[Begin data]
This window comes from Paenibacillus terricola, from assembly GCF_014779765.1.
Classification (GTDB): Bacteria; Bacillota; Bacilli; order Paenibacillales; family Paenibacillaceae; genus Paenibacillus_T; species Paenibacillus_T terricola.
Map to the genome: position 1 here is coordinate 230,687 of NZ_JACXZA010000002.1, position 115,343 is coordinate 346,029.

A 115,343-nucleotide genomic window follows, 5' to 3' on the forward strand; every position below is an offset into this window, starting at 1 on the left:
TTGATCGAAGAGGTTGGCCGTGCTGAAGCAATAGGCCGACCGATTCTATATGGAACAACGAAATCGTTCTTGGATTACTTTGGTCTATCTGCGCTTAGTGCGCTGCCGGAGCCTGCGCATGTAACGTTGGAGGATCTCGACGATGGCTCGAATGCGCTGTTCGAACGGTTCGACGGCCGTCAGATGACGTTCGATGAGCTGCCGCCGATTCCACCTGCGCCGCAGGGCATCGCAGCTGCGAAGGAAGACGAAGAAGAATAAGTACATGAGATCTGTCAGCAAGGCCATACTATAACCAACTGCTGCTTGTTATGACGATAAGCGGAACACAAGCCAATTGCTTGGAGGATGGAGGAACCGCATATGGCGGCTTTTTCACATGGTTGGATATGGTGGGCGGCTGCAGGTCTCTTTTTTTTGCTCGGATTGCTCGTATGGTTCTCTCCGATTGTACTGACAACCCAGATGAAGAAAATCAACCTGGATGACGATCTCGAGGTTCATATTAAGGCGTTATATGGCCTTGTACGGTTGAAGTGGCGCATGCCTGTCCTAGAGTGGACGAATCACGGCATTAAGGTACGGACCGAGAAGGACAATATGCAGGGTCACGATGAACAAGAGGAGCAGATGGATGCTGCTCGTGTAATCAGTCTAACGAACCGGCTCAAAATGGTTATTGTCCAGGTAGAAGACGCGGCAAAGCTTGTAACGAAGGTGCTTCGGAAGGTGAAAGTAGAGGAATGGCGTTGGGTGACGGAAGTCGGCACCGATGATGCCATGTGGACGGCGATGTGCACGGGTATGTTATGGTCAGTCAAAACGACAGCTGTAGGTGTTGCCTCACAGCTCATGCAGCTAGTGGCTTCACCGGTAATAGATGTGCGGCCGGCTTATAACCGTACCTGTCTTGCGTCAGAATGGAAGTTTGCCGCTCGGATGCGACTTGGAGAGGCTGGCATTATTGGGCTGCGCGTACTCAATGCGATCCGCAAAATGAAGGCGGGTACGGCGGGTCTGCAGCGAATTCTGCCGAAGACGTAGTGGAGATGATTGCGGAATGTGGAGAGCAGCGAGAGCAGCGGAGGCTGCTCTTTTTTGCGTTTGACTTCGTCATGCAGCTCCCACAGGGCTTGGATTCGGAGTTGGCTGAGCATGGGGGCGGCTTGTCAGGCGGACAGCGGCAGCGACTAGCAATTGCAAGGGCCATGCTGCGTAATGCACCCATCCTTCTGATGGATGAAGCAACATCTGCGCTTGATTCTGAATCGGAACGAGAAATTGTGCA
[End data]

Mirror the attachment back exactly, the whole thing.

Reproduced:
This window comes from Paenibacillus terricola, from assembly GCF_014779765.1.
Classification (GTDB): Bacteria; Bacillota; Bacilli; order Paenibacillales; family Paenibacillaceae; genus Paenibacillus_T; species Paenibacillus_T terricola.
Map to the genome: position 1 here is coordinate 230,687 of NZ_JACXZA010000002.1, position 115,343 is coordinate 346,029.

A 115,343-nucleotide genomic window follows, 5' to 3' on the forward strand; every position below is an offset into this window, starting at 1 on the left:
TTGATCGAAGAGGTTGGCCGTGCTGAAGCAATAGGCCGACCGATTCTATATGGAACAACGAAATCGTTCTTGGATTACTTTGGTCTATCTGCGCTTAGTGCGCTGCCGGAGCCTGCGCATGTAACGTTGGAGGATCTCGACGATGGCTCGAATGCGCTGTTCGAACGGTTCGACGGCCGTCAGATGACGTTCGATGAGCTGCCGCCGATTCCACCTGCGCCGCAGGGCATCGCAGCTGCGAAGGAAGACGAAGAAGAATAAGTACATGAGATCTGTCAGCAAGGCCATACTATAACCAACTGCTGCTTGTTATGACGATAAGCGGAACACAAGCCAATTGCTTGGAGGATGGAGGAACCGCATATGGCGGCTTTTTCACATGGTTGGATATGGTGGGCGGCTGCAGGTCTCTTTTTTTTGCTCGGATTGCTCGTATGGTTCTCTCCGATTGTACTGACAACCCAGATGAAGAAAATCAACCTGGATGACGATCTCGAGGTTCATATTAAGGCGTTATATGGCCTTGTACGGTTGAAGTGGCGCATGCCTGTCCTAGAGTGGACGAATCACGGCATTAAGGTACGGACCGAGAAGGACAATATGCAGGGTCACGATGAACAAGAGGAGCAGATGGATGCTGCTCGTGTAATCAGTCTAACGAACCGGCTCAAAATGGTTATTGTCCAGGTAGAAGACGCGGCAAAGCTTGTAACGAAGGTGCTTCGGAAGGTGAAAGTAGAGGAATGGCGTTGGGTGACGGAAGTCGGCACCGATGATGCCATGTGGACGGCGATGTGCACGGGTATGTTATGGTCAGTCAAAACGACAGCTGTAGGTGTTGCCTCACAGCTCATGCAGCTAGTGGCTTCACCGGTAATAGATGTGCGGCCGGCTTATAACCGTACCTGTCTTGCGTCAGAATGGAAGTTTGCCGCTCGGATGCGACTTGGAGAGGCTGGCATTATTGGGCTGCGCGTACTCAATGCGATCCGCAAAATGAAGGCGGGTACGGCGGGTCTGCAGCGAATTCTGCCGAAGACGTAGTGGAGATGATTGCGGAATGTGGAGAGCAGCGAGAGCAGCGGAGGCTGCTCTTTTTTGCGTTTGACTTCGTCATGCAGCTCCCACAGGGCTTGGATTCGGAGTTGGCTGAGCATGGGGGCGGCTTGTCAGGCGGACAGCGGCAGCGACTAGCAATTGCAAGGGCCATGCTGCGTAATGCACCCATCCTTCTGATGGATGAAGCAACATCTGCGCTTGATTCTGAATCGGAACGAGAAATTGTGCA